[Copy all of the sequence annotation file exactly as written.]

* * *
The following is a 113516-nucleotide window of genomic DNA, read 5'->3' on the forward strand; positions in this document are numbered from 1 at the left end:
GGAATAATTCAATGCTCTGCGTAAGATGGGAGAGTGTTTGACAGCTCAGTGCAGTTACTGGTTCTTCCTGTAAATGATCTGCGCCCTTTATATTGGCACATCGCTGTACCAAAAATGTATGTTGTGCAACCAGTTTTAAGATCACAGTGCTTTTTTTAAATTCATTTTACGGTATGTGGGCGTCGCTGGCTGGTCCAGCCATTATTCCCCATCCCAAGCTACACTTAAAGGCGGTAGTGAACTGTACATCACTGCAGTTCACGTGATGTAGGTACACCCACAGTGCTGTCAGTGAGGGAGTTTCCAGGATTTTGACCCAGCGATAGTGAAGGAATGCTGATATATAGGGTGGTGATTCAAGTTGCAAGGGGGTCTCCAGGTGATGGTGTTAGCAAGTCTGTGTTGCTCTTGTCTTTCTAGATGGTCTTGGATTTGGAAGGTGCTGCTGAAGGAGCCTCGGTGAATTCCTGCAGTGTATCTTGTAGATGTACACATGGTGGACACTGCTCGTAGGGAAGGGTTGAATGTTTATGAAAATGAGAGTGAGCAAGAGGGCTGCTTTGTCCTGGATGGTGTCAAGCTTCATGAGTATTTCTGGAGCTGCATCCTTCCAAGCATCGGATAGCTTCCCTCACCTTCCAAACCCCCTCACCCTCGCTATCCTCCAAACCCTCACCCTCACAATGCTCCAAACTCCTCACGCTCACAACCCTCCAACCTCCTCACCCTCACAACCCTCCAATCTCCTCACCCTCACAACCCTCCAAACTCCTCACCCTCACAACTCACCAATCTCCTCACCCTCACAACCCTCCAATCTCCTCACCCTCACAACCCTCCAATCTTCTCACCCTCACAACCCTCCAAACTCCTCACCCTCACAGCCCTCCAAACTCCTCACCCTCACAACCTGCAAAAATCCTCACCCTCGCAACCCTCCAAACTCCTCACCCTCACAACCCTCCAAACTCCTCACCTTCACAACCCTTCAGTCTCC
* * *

The following is a 113516-nucleotide window of genomic DNA, read 5'->3' on the forward strand; positions in this document are numbered from 1 at the left end:
GGAATAATTCAATGCTCTGCGTAAGATGGGAGAGTGTTTGACAGCTCAGTGCAGTTACTGGTTCTTCCTGTAAATGATCTGCGCCCTTTATATTGGCACATCGCTGTACCAAAAATGTATGTTGTGCAACCAGTTTTAAGATCACAGTGCTTTTTTTAAATTCATTTTACGGTATGTGGGCGTCGCTGGCTGGTCCAGCCATTATTCCCCATCCCAAGCTACACTTAAAGGCGGTAGTGAACTGTACATCACTGCAGTTCACGTGATGTAGGTACACCCACAGTGCTGTCAGTGAGGGAGTTTCCAGGATTTTGACCCAGCGATAGTGAAGGAATGCTGATATATAGGGTGGTGATTCAAGTTGCAAGGGGGTCTCCAGGTGATGGTGTTAGCAAGTCTGTGTTGCTCTTGTCTTTCTAGATGGTCTTGGATTTGGAAGGTGCTGCTGAAGGAGCCTCGGTGAATTCCTGCAGTGTATCTTGTAGATGTACACATGGTGGACACTGCTCGTAGGGAAGGGTTGAATGTTTATGAAAATGAGAGTGAGCAAGAGGGCTGCTTTGTCCTGGATGGTGTCAAGCTTCATGAGTATTTCTGGAGCTGCATCCTTCCAAGCATCGGATAGCTTCCCTCACCTTCCAAACCCCCTCACCCTCGCTATCCTCCAAACCCTCACCCTCACAATGCTCCAAACTCCTCACGCTCACAACCCTCCAACCTCCTCACCCTCACAACCCTCCAATCTCCTCACCCTCACAACCCTCCAAACTCCTCACCCTCACAACTCACCAATCTCCTCACCCTCACAACCCTCCAATCTCCTCACCCTCACAACCCTCCAATCTTCTCACCCTCACAACCCTCCAAACTCCTCACCCTCACAGCCCTCCAAACTCCTCACCCTCACAACCTGCAAAAATCCTCACCCTCGCAACCCTCCAAACTCCTCACCCTCACAACCCTCCAAACTCCTCACCTTCACAACCCTTCAGTCTCC